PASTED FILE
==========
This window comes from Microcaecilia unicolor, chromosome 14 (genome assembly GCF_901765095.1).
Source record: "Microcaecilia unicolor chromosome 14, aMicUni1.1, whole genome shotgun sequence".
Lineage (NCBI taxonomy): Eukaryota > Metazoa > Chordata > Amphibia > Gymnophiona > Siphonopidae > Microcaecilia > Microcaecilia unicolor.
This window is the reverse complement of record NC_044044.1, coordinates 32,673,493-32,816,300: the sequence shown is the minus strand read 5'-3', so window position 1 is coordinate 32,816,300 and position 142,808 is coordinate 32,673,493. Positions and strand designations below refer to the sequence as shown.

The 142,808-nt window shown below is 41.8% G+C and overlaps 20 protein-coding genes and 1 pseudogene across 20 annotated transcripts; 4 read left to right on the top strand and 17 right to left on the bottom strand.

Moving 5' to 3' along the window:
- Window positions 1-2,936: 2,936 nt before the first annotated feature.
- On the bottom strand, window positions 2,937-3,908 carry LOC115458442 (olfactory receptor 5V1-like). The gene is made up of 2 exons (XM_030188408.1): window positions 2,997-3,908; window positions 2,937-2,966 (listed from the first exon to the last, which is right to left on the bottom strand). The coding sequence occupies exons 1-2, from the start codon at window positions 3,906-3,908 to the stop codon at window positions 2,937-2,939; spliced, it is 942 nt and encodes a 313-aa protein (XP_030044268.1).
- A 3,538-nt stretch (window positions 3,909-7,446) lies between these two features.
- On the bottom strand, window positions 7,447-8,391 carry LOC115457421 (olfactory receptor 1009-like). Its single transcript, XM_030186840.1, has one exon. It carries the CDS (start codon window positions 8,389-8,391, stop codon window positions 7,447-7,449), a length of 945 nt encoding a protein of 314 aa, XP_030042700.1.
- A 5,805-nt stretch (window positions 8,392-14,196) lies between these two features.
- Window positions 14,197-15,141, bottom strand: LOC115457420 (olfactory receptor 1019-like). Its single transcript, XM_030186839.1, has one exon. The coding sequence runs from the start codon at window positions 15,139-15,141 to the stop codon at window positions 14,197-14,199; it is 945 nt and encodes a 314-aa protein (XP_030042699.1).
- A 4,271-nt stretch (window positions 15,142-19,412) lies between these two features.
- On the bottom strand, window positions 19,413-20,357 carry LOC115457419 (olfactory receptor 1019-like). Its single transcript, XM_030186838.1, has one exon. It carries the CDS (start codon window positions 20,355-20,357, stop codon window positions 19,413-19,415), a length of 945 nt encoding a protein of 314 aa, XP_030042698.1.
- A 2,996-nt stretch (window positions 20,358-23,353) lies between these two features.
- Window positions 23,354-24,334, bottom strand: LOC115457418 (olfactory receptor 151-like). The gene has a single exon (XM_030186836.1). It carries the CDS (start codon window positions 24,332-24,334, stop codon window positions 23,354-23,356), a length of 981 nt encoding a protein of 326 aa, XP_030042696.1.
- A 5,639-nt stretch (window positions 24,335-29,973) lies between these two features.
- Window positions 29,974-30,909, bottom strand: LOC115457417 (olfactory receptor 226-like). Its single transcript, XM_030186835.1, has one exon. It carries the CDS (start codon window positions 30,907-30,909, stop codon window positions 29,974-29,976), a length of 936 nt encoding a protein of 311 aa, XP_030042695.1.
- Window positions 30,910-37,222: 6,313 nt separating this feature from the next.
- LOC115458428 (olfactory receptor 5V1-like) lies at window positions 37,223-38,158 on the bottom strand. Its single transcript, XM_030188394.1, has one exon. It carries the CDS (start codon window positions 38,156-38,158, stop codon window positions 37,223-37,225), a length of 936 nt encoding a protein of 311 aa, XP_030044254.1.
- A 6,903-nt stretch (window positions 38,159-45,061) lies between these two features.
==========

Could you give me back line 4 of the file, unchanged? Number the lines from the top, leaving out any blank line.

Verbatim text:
This window is the reverse complement of record NC_044044.1, coordinates 32,673,493-32,816,300: the sequence shown is the minus strand read 5'-3', so window position 1 is coordinate 32,816,300 and position 142,808 is coordinate 32,673,493. Positions and strand designations below refer to the sequence as shown.